Brown reported that out of the early returned ballots, not that many have been using the designated vote center. That statistic, though, could change, as the election progresses. The vote center in Woodland Park wasn’t open until Oct 24.
She attributes much of early turnout due to the interest in the ballot issues and the strong amount of publicity for a number of key races. Brown noted that it’s hard to avoid the plethora of advertisements for a score of controversial races and ballot propositions.
Clerk officials are asking residents to return their ballots as soon as possible by dropping them off at the ballot box outlets, or by visiting the designated vote center in Woodland Park. It is now too late for voters to mail back their ballots.
The early volume of returned ballots, though, is a good sign
And for a change, last week’s commissioners meeting didn’t feature any debates on the validity of the upcoming vote. For several meetings, a few residents have questioned the use of electronic voting machines, and have asked for a return to a traditional hand count. They heavily criticized the Dominion voting systems. “The voting machines are not transparent. The voting machines are not accountable,” blasted resident Tim Northrup, who has led a campaign to get the county to return to traditional hand-count.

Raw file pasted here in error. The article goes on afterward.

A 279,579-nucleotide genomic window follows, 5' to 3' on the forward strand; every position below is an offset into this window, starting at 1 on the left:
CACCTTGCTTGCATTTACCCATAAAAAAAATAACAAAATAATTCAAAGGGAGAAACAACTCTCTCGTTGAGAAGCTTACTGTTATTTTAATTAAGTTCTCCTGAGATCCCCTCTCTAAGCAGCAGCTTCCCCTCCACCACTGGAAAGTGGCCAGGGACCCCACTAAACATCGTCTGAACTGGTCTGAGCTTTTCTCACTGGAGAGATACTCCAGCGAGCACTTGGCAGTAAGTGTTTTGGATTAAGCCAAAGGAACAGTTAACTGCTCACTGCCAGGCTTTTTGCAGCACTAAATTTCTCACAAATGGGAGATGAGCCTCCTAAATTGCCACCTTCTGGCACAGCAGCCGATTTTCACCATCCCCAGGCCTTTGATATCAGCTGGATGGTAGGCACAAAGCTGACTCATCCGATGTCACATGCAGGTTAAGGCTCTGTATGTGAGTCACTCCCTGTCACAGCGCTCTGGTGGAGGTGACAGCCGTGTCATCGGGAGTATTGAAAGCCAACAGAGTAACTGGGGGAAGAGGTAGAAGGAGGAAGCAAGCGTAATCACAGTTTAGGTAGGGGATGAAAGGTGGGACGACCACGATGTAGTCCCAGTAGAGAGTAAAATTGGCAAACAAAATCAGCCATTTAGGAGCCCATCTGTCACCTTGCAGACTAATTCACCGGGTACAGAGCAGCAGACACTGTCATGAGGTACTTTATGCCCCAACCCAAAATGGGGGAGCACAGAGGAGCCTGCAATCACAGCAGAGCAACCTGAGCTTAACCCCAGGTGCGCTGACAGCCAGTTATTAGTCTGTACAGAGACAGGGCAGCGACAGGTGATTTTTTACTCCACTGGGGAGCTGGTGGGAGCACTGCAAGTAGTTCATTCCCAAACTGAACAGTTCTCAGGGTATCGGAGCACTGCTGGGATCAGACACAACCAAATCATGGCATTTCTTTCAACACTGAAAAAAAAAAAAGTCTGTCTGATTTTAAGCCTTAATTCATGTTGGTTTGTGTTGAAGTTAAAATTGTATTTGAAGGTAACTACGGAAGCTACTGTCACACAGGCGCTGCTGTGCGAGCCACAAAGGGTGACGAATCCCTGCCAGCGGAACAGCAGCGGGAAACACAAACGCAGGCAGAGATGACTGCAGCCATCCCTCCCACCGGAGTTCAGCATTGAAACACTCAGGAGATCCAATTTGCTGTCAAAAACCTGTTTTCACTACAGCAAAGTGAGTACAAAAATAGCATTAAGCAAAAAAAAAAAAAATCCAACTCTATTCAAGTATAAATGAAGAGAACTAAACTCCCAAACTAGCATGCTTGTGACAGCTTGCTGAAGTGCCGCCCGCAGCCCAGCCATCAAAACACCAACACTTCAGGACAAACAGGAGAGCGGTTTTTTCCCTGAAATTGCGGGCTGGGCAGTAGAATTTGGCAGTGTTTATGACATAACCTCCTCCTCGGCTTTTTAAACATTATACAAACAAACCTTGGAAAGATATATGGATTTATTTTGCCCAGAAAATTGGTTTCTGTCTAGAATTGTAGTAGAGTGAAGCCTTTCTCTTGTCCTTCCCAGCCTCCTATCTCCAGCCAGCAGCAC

Despite these pleas, the commissioners have stood behind the role of the clerk’s office in assuring a fair and accurate vote count. They say that doing a hand count could make matters much worse, and introduce the element of human error. Plus, due to vast number of questions on the ballot, they say this hand-count system would be next to impossible for this election.